We fear compulsory microchipping won't stop horse welfare catastrophe
As the microchipping of horses becomes compulsory this month, we fear it won't be enough to prevent an impending horse welfare catastrophe.
As we launch our month-long rehoming drive, Adoptober, we're revealing the number of horses in our care is already three times what it was at the start of the last recession (2009). Now we're braced for huge numbers of abandoned and neglected horses as the country plunges into an even deeper financial downturn.
New horse microchipping laws introduced
Although we welcome the change in the law to make microchipping of all equines mandatory irrespective of age, as it is for dogs, we're warning the move isn't enough alone to tackle irresponsible breeders and owners at the heart of the equine crisis, which has now raged for eight years.
At the same time, many animal welfare organisations have seen donations plummet during the pandemic, and there's already huge pressure on resources. Animal welfare charities received no specific financial help during lockdown and we're calling on the government to give financial support to the sector for its vital work during one of toughest years in our history.
Chris Sherwood, our Chief Executive, said:
"New legislation demanding compulsory microchipping of all horses irrespective of age is set to come into effect in England this month; currently around 70% of the horses we rescue are not microchipped.
When it came in for dogs, the number of strays reduced by 20% in four years, but unfortunately, we just don't think that's going to happen for horses. Without rigorous enforcement and tough financial penalties, there's little to stop irresponsible horse owners continuing to breed and dump their animals. Local authorities, who are in charge of the enforcement of equine identification regulations, are already operating with extremely limited resources and are facing the huge challenges of Covid, the recession and Brexit.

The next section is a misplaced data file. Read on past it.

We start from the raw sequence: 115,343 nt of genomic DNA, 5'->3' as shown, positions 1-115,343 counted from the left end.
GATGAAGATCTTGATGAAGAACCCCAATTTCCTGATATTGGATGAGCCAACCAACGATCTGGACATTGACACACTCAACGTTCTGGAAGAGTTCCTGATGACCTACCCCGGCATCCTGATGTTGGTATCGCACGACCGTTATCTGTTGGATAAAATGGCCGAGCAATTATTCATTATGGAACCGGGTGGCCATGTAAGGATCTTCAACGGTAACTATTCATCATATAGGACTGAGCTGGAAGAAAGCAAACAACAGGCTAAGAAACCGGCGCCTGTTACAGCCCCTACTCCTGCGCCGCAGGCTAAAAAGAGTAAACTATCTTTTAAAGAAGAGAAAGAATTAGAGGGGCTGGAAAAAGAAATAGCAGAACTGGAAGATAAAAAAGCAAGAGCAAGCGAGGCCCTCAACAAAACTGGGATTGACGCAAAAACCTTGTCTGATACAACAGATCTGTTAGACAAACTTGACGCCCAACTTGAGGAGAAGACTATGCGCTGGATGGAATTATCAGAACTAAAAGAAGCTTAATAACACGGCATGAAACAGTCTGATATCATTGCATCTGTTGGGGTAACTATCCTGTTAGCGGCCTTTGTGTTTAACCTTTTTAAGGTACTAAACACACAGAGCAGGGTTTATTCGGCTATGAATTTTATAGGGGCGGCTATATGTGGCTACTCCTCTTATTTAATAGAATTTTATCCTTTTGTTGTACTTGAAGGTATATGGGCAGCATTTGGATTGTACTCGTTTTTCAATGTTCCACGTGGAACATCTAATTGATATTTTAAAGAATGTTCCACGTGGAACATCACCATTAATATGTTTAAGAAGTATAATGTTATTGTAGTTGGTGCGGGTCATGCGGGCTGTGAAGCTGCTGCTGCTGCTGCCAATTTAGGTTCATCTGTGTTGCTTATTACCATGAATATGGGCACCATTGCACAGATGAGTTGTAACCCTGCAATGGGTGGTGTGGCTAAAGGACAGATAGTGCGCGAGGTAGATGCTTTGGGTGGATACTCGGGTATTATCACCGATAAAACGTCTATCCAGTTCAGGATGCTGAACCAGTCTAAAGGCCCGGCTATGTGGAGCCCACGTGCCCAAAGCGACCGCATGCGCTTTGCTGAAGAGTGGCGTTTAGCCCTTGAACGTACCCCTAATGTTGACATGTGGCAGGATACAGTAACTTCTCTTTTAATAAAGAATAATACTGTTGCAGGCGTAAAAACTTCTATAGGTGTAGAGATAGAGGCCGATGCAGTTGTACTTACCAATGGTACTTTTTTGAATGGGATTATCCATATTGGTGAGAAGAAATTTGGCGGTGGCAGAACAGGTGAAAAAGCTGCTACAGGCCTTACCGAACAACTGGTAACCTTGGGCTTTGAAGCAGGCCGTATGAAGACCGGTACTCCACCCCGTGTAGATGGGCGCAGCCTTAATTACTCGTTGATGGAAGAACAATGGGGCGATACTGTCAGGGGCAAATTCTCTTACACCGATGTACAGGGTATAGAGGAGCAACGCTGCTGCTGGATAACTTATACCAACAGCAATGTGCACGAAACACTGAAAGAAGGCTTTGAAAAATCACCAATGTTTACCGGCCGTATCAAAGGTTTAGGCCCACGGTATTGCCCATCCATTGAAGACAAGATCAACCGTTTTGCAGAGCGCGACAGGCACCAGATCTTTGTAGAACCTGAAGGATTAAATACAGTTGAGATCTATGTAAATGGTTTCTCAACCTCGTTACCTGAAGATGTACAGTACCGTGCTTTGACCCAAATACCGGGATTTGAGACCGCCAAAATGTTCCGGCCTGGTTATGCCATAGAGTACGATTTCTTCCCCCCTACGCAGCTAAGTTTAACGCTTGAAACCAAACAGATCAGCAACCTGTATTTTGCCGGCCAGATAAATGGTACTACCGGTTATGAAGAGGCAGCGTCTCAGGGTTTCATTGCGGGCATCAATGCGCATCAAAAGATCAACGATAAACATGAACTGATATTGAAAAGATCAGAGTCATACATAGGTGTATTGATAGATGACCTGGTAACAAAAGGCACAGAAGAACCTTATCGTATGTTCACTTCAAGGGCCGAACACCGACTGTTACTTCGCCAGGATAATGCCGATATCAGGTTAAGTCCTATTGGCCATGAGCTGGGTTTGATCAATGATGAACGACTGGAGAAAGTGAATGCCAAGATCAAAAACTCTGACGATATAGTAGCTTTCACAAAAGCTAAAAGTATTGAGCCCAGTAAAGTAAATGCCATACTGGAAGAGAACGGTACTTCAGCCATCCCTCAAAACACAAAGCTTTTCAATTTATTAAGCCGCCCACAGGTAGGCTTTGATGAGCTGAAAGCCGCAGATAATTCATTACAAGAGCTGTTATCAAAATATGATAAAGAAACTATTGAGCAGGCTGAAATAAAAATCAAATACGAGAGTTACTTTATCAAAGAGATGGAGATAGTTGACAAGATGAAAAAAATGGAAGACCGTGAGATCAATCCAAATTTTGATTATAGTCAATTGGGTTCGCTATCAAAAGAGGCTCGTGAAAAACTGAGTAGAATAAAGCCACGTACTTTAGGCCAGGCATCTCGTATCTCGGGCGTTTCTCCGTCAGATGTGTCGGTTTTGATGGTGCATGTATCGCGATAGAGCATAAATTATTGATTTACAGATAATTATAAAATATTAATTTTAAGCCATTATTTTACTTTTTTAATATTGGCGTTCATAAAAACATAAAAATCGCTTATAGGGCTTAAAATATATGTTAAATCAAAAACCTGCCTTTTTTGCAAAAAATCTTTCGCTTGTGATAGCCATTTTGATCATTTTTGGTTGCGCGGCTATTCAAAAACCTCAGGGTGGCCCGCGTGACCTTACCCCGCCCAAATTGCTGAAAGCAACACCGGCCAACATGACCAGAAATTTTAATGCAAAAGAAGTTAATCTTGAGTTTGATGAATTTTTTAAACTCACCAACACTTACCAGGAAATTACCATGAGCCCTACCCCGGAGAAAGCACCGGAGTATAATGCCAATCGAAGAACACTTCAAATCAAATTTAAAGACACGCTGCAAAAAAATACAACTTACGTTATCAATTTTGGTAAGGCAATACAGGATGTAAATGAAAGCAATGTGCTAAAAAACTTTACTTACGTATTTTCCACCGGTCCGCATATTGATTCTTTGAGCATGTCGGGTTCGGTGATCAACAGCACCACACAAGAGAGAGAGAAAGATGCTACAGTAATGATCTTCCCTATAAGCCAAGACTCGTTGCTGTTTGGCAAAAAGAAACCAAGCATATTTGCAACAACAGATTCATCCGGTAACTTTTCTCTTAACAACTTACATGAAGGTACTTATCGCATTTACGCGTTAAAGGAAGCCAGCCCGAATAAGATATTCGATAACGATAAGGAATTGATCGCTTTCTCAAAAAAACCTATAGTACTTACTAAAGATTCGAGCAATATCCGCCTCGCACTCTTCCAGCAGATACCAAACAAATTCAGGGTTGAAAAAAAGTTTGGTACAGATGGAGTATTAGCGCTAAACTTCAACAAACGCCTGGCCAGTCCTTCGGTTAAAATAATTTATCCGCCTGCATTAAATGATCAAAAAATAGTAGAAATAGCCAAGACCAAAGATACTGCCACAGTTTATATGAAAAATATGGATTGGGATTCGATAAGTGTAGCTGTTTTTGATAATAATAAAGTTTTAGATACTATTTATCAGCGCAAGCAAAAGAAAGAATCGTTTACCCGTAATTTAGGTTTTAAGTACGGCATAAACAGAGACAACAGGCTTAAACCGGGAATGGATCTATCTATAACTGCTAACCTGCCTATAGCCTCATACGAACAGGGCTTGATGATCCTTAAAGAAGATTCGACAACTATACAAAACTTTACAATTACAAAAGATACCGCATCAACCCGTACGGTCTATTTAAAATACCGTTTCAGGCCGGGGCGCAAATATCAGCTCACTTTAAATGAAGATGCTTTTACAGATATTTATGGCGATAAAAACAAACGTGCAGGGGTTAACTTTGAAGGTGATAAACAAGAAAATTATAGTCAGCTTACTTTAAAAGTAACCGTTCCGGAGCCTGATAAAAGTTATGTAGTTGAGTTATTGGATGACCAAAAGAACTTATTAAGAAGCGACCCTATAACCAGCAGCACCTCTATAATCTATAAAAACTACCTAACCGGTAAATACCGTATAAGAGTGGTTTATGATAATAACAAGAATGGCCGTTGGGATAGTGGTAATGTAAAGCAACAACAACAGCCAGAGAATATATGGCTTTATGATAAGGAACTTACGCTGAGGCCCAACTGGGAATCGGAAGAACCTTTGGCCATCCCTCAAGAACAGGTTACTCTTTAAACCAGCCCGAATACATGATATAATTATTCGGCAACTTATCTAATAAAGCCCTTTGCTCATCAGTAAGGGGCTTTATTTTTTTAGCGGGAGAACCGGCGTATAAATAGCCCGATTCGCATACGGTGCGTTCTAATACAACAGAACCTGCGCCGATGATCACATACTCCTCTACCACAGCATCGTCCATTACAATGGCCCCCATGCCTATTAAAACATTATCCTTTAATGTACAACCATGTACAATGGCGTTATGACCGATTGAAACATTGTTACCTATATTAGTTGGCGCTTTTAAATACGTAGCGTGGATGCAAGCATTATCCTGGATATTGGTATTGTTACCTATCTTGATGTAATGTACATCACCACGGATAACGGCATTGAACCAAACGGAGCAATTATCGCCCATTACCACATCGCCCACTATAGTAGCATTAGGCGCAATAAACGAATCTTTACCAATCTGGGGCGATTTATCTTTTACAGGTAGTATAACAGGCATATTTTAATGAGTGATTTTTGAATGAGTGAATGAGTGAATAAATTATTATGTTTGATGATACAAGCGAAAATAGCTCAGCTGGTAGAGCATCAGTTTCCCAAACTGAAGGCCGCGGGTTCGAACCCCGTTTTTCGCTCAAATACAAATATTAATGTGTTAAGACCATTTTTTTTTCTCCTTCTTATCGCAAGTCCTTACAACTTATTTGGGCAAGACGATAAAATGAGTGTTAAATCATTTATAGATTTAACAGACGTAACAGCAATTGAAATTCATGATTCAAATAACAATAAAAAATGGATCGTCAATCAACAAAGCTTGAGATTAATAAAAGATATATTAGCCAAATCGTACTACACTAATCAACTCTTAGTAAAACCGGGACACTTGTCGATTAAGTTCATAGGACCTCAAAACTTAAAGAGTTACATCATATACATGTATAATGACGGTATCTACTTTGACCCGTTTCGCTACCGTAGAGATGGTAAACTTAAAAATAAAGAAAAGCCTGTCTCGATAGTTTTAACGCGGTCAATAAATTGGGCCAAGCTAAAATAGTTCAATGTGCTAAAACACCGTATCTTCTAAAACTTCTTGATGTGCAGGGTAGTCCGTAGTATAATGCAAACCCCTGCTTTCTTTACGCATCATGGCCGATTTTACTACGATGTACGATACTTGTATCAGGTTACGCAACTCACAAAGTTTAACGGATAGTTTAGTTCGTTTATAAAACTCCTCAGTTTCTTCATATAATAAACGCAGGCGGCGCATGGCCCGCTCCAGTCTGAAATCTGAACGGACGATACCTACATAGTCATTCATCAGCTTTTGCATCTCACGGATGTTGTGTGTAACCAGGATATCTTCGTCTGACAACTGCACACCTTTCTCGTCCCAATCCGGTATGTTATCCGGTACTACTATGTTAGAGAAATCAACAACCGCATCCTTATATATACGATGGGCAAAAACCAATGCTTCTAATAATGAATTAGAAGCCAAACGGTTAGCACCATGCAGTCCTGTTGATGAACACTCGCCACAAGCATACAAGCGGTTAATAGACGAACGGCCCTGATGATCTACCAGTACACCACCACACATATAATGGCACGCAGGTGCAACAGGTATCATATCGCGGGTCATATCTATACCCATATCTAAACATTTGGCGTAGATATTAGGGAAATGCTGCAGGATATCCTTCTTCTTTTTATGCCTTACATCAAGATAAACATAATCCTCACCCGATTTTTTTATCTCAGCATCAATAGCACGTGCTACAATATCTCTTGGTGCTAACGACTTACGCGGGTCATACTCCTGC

Equine charities still recovering from the last recession
"The RSPCA and other equine welfare organisations have been struggling to pick up the pieces of the horse crisis since the last recession and as we enter what could be the biggest financial downturn of a generation, the sector is already bursting at the seams and facing unprecedented challenges due to the pandemic.
"Equine charities fear that autumn will create the perfect storm as grazing decreases, the end of furlough and the deepening recession will see more owners struggling with costs of care leading to neglect and abandonment, yet people have been continuing to breed horses despite Covid. Alongside this, equine rescues, already reporting a sharp drop in funds, may start to go under as the financial situation bites, which will increase the burden on the RSPCA. We're calling on the Government to step in with financial support as they have for other charities affected by the pandemic and recognise that the vital services provided by the animal welfare sector are under huge strain."
Equine charities donations have dropped by over half
A recent Covid crisis impact survey by the National Equine Welfare Council and Association of Dogs and Cats Homes revealed nearly two-thirds of equine rescues reported a greater than 50% drop in donations to the equine rescue charity sector, leaving the majority of organisations reporting that they only had funds for six months or didn't know how long their funds would last.
How the horse microchipping law helps
Chair of the National Equine Welfare Council (NEWC), Nicolas de Brauwere MRCVS, said:
"The Animal Welfare Acts are excellent tools to support both prevention of equine suffering and intervention when this has already occurred, but to be effective we need the owner of the horse to be identified - otherwise the only option for animal welfare charities is to treat the animal as abandoned, which incurs a huge cost to organisations relying solely on donations from the general public to carry out their work.
"Since equine identification legislation has come into effect, and especially now that all equines in England should be microchipped from 1 October onwards (from 12 February 2021 for Wales), we have the tools needed to associate all equines with an owner. But the system is in its infancy and is also playing catchup with a large number of equines not properly documented.